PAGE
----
Between Yelp, TripAdvisor, Angie’s List, Amazon, social media channels, and the dozens of other places people post reviews of the products and services they buy, there is no shortage of customer feedback information available to brands today. The smart ones are paying close attention and reacting quickly to their audience’s assessment of them.

Everyone Has an Opinion to Share

Feedback was always an important brand concern where companies did their best to make good on their promises and generate positive word of mouth. But today, it’s become a make or break issue.

A 2017 survey by consulting firm BrightLocal found that a full 97-percent of consumers examine online reviews before selecting a local business to transact with. 85-percent said that online reviews were as trustworthy as personal recommendations. That study revealed that even a single extra star in a firm’s ratings on a trusted review site can result in a five to nine-percent bump in revenues.

The flip side of that coin, however, is that bad reviews drive people away. 22-percent of respondents said that just one bad review was enough to deter them from selecting a particular brand or company. Three bad reviews and that number tops 59-percent, and few businesses can afford to lose access to over half their target market before they even get their foot in the door.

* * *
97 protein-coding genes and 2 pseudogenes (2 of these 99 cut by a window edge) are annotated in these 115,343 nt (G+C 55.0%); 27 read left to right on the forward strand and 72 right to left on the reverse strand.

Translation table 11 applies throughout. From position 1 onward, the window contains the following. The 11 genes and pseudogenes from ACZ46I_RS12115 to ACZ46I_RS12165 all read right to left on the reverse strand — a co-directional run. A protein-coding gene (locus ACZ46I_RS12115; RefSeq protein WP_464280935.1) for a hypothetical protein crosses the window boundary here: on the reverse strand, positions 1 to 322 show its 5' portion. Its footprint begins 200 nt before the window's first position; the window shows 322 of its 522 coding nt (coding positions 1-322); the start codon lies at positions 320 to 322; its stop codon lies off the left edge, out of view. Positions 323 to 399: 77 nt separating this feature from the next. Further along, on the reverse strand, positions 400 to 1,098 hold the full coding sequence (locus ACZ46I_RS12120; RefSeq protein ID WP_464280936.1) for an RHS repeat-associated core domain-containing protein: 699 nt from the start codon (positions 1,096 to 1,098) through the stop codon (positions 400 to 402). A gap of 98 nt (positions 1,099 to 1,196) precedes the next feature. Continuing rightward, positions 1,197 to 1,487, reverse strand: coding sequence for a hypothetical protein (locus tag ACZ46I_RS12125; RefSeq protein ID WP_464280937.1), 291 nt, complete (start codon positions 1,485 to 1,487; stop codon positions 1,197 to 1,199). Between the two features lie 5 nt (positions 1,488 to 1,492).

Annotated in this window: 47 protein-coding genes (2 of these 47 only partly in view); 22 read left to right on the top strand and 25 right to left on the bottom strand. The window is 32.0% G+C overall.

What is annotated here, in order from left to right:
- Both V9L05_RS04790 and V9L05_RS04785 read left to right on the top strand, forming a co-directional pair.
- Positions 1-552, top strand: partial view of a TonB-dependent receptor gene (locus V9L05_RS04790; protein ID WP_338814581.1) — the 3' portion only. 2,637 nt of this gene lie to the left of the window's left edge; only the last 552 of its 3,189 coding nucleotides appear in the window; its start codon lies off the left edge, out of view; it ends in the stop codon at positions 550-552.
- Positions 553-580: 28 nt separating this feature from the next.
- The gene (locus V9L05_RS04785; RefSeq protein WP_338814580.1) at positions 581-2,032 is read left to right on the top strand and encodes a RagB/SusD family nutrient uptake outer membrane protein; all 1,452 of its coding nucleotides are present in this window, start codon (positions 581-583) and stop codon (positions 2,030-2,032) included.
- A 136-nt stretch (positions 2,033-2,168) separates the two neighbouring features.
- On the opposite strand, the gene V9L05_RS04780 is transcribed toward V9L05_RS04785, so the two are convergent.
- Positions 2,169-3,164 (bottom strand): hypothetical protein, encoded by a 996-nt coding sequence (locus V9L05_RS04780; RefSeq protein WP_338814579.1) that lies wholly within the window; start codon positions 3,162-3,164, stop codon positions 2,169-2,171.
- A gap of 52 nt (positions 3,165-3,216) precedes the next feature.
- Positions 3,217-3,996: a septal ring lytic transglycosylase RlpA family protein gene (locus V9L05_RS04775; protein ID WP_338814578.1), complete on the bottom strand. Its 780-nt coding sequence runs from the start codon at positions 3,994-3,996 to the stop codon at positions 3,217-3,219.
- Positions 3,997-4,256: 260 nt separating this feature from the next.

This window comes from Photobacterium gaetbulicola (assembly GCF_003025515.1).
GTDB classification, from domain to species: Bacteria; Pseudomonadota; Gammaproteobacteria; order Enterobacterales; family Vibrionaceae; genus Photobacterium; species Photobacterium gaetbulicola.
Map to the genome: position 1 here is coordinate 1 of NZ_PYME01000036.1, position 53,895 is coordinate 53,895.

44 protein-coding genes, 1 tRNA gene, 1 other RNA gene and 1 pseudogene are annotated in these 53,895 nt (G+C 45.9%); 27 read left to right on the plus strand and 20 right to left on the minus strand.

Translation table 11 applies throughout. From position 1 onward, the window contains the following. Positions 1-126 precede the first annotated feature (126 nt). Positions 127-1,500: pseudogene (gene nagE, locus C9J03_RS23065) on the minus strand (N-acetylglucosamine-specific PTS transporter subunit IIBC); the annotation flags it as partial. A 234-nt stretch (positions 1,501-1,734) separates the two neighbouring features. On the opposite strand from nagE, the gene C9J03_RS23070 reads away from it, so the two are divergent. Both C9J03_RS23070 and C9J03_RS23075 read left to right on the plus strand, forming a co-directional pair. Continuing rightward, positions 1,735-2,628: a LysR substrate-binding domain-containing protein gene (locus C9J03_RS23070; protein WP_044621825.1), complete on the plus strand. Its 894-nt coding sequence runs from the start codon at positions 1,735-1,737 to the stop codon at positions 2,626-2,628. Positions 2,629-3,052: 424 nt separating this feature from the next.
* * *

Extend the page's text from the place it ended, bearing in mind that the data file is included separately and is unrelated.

“Many a brand has ignored a customer’s problem only to see the topic trending on Twitter before suddenly deciding to address the issue — after the damage has already been done.”

In recent years, some firms have been tempted to game the system by buying fake reviews, which is both easier and cheaper than most people realize. But, beyond being dishonest and unethical, that decision can result in permanent harm to a brand if consumers find out they are being duped (as they often do), and when review platforms like Amazon and Google get wise to the scam, they are quick to enact harsh penalties including delisting you.

You’re always better off doing things right, building a genuine following, and taking steps to address legitimate concerns promptly and professionally should they arise.